Many job seekers have the answers to potential job interview questions ready. Something many don’t realize is that when you go into your interview it is actually two ways. Yes, you need to answer their questions and sell yourself as qualified candidate, but your own questions can actually be just as important. Asking the right questions will show your interest in how you may fit into the company. In contrast, asking the wrong questions can make the interviewer uncomfortable and will eliminate you as an employee prospect quickly.
Usually the interviewer will offer you the opportunity to ask questions at the end of the interview or you may end up asking questions throughout the interview. Either way you should ask some good questions. Many companies will view you asking questions as your interest level in the job.
What to Ask
Now is your time to shine. If you feel that you haven’t left the impression you are were hoping for you can use your questions to steer the interview in a more favorable direction. If you have background information about the industry from its business website for small business , or its advertising on its internet affiliate market partners, you can bring up topics the company is facing and even offer suggestions. This is especially useful when you are specific to the department you are interviewing for. It shows that you have the ability to solve your boss’s problems.
Learn more about the job position. Questions can involve what the average workday is like, who you will be working with, what it takes to succeed in the position. Ask the interviewer why they like working there. See if this really is the job that you are looking for and one you will do well in.
Ask questions to address any issues. You can directly ask the interviewer is there are any doubts they may have about you or how you compare to an ideal candidate. This will give you the opportunity to address and resolve these issues. This will help the interview end well. Lastly, ask what the next step in the interview is. This shows that you take initiative. It also will help you know what to expect over the next week or so and when the company will contact you.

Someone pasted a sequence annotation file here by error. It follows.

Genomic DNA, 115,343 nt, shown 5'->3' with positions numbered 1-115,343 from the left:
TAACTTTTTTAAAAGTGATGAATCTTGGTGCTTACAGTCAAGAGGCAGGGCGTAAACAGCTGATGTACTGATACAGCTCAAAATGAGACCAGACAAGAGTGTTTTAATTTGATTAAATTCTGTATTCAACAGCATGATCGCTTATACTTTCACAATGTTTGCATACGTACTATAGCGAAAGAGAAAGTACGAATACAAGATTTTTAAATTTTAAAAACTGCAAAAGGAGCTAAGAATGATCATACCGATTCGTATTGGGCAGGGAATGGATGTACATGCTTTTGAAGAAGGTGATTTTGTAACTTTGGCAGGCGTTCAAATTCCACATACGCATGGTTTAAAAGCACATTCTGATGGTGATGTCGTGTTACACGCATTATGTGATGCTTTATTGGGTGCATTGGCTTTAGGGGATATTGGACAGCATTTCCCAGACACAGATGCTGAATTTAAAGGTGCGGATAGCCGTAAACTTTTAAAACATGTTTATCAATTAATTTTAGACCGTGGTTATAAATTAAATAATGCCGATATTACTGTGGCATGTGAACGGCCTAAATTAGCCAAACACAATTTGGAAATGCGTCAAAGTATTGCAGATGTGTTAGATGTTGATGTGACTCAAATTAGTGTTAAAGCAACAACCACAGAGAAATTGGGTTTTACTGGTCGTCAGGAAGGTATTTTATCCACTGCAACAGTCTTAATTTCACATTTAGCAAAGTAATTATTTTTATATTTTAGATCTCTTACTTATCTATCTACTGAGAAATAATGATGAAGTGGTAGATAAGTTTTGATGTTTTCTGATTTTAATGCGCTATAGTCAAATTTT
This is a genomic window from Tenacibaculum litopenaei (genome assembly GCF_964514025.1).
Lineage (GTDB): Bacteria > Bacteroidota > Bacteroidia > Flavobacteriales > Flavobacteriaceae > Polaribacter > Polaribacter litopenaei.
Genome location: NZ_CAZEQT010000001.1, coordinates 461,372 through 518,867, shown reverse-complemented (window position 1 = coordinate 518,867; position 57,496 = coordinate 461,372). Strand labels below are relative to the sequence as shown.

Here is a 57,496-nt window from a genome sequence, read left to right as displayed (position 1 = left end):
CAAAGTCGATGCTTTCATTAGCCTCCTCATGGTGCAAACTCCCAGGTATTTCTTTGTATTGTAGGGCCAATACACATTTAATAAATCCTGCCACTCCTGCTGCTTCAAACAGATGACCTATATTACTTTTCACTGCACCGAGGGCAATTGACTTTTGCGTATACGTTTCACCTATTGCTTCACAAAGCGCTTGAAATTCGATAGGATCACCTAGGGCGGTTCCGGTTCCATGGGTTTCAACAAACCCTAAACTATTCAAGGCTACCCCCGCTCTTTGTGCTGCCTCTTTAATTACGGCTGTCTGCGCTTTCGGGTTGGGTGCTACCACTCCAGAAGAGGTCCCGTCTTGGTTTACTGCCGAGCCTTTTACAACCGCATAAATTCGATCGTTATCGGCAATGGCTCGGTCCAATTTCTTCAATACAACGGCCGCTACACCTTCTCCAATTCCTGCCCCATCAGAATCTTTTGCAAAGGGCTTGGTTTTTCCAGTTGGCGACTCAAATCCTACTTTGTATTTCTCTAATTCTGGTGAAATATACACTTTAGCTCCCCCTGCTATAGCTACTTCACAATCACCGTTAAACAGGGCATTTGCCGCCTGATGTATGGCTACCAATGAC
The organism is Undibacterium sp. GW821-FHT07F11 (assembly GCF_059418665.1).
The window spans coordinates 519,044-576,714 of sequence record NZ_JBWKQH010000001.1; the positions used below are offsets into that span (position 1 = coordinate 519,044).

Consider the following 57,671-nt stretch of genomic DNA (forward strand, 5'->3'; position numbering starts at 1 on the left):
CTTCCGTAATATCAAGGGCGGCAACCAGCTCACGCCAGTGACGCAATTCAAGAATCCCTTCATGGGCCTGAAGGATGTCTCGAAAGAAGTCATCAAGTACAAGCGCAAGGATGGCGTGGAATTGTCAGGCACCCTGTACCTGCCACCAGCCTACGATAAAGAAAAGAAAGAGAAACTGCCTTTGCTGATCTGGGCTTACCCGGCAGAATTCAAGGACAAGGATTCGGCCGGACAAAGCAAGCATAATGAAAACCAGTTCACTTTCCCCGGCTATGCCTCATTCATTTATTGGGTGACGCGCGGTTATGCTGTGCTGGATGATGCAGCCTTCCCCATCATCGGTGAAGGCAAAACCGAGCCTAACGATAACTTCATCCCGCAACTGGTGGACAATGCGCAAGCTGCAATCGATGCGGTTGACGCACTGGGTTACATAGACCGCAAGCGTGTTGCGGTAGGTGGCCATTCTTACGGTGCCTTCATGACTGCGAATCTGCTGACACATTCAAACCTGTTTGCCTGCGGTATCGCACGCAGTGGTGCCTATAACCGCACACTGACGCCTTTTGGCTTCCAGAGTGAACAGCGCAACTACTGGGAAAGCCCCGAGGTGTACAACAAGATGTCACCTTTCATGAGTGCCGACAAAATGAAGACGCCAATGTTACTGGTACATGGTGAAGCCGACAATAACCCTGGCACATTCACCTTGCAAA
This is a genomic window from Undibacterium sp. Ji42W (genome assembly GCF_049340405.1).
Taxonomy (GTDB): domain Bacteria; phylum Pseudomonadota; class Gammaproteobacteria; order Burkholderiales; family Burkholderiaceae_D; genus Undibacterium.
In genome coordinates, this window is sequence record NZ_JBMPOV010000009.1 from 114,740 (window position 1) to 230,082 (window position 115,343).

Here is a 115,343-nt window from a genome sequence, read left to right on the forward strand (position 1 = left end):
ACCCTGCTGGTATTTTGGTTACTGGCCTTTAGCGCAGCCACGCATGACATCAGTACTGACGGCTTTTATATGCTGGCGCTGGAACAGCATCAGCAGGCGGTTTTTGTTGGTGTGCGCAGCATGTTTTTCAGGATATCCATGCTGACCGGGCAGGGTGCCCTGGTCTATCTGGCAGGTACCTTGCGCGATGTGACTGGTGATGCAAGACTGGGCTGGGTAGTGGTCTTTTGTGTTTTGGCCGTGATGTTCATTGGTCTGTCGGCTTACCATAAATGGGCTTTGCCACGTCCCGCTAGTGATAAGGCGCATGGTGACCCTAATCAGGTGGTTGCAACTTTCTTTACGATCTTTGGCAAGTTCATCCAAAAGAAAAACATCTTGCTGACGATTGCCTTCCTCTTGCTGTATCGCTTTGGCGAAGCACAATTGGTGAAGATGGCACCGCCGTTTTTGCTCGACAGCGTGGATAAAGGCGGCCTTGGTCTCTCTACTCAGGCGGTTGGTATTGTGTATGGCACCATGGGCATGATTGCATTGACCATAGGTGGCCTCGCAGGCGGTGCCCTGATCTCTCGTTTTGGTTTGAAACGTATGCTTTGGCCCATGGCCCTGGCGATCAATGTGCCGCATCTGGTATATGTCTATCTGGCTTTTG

What Not to Ask
Poor questions are actually worse than no questions. Definitely do not discuss salary, benefits, and promotion timetables. These types of questions are for second interview when the company is offering you the job and you need to know the details to compare your employment opportunities. If this is not the situation do not bring these up.
Make sure not to showcase your ignorance. Avoid any questions that could easily have been answered with a simple Google search before you came in. What do you do? This is probably the most infamous question. Do your research and know what the company does, what it specializes in, what its future looks like.
Do not ask questions about proprietary information. It is ok to ask about the mission of the company or the vision for the workforce. It is not OK to ask information about their current market share or their products compared to competitors. This is private information that they will not share with you and it actually might be offensive.
Avoid red flag questions. Asking if the company runs background checks, if there is monitoring software on emails, or if there is an internal whistle-blowing system are all very poor questions. They will indicate to the interviewer that you will be a problem in one of these areas even if that is not the case. If you really need to know about this, chances are you will be able to find the information online. It does not matter if you were the top of your class with an Accounting Degree you will lose the job by asking these question during an interview.
The biggest takeaway is to come prepared. Have questions in mind as you enter your interview and you will find both you and the interviewer gain more from the experience.
job interview image by Wikimedia Commons